Up to now, Destiny has been available, and fully supported, on both the current generation of video game consoles—Playstation 4 and Xbox One—and the older Playstation 3 and Xbox 360. With the next big new expansion, “Rise of Iron,” Bungie’s changing that. It’s time for an upgrade.
Bungie ran down how things will be changing in a blog post, but it boils down to this: if you’re playing on PS3 or Xbox 360, you won’t be able to access new “live” content in the game once “Rise of Iron” drops (or “Rise of Iron” content itself). That means events like the Iron Banner or Trials of Osiris multiplayer tournaments will be off-limits, as will any special limited-time things, like Destiny’s Halloween-themed Festival of the Lost from last year, or its Sparrow Racing League. “Legacy” console players also won’t be able to buy new weapons from Xur, the spooky tentacle-faced merchant who only shows up on the weekends but carries the coolest stuff.
The other big difference is that right now, players’ accounts are shared between old consoles and new of the same kind—so if you have a PS3 character, it’s available on PS4 when you upgrade. Some time around October, though, they’ll be separated and characters on old consoles won’t carry forward on the new ones.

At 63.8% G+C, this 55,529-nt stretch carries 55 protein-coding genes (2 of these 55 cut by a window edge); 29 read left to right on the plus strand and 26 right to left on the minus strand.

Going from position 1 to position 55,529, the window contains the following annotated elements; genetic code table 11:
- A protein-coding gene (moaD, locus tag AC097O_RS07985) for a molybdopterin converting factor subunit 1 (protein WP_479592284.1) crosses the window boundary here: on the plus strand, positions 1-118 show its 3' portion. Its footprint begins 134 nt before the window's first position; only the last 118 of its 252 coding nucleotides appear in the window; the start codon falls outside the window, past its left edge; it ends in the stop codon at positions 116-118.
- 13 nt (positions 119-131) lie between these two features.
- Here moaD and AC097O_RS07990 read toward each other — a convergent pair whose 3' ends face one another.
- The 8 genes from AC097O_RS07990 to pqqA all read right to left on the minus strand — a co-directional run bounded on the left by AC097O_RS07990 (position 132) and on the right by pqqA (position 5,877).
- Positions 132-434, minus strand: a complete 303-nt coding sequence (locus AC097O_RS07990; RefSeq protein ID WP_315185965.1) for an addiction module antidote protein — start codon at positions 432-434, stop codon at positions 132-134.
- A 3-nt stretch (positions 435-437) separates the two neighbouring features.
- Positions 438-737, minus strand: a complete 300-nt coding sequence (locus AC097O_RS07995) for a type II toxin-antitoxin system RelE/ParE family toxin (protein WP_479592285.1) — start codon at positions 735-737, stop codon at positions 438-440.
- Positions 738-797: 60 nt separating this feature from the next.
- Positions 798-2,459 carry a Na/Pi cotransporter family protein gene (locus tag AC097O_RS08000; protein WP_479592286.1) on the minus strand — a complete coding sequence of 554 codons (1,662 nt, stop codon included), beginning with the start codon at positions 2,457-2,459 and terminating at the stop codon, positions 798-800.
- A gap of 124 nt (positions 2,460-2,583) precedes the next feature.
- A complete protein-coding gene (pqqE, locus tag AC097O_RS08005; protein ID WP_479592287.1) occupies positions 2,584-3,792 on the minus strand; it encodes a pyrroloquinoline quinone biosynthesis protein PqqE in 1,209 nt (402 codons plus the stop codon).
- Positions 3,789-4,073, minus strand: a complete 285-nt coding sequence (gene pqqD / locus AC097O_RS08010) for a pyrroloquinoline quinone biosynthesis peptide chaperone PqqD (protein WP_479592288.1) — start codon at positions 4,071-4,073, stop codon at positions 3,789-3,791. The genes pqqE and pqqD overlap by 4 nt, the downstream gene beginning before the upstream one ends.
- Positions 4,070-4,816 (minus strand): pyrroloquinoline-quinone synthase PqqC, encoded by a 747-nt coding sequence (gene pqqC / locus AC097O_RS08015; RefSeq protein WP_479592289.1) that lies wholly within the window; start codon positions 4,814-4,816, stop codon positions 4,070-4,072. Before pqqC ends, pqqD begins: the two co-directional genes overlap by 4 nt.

On the upside, Bungie is making it easy for players on old hardware to move their characters over to new hardware. There’s an “account import” button that’ll transfer all your Destiny junk to new hardware, provided you have a copy of this year’s Destiny: The Taken King package that lumps all the new content together.
Bungie says this is all because to go forward with Destiny, it needs to use the upgraded hardware of the Playstation 4 and Xbox One, which is why players on old hardware can’t play “Rise of Iron” content. Really, three years into the PS4/Xbox One era, it’s almost surprising that Bungie has supported old consoles as long as it has. Still a bummer that Destiny die-hards who want to hang on to the hundreds of hours they’ve played in the game will need to shell out a couple hundred dollars for the privilege, but hey, at least the Xbox One just got a price cut.